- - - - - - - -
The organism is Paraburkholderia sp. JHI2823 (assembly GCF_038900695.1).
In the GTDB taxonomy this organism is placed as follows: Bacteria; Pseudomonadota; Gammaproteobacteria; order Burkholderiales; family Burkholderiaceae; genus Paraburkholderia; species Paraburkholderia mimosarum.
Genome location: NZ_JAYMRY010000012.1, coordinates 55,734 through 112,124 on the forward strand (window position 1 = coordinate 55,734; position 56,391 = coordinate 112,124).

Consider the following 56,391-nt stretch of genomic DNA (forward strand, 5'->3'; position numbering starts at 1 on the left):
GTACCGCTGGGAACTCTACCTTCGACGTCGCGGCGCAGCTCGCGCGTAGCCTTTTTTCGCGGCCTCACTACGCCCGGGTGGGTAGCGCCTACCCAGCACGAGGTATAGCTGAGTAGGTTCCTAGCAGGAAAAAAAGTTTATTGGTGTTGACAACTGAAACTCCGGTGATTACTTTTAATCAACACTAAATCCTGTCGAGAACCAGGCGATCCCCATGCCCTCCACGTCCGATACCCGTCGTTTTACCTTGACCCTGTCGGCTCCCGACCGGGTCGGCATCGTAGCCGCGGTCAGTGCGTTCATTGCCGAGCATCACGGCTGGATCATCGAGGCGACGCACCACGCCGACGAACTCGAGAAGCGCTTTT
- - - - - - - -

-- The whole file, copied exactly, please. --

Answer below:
The organism is Paraburkholderia sp. JHI2823 (assembly GCF_038900695.1).
In the GTDB taxonomy this organism is placed as follows: Bacteria; Pseudomonadota; Gammaproteobacteria; order Burkholderiales; family Burkholderiaceae; genus Paraburkholderia; species Paraburkholderia mimosarum.
Genome location: NZ_JAYMRY010000012.1, coordinates 55,734 through 112,124 on the forward strand (window position 1 = coordinate 55,734; position 56,391 = coordinate 112,124).

Consider the following 56,391-nt stretch of genomic DNA (forward strand, 5'->3'; position numbering starts at 1 on the left):
GTACCGCTGGGAACTCTACCTTCGACGTCGCGGCGCAGCTCGCGCGTAGCCTTTTTTCGCGGCCTCACTACGCCCGGGTGGGTAGCGCCTACCCAGCACGAGGTATAGCTGAGTAGGTTCCTAGCAGGAAAAAAAGTTTATTGGTGTTGACAACTGAAACTCCGGTGATTACTTTTAATCAACACTAAATCCTGTCGAGAACCAGGCGATCCCCATGCCCTCCACGTCCGATACCCGTCGTTTTACCTTGACCCTGTCGGCTCCCGACCGGGTCGGCATCGTAGCCGCGGTCAGTGCGTTCATTGCCGAGCATCACGGCTGGATCATCGAGGCGACGCACCACGCCGACGAACTCGAGAAGCGCTTTT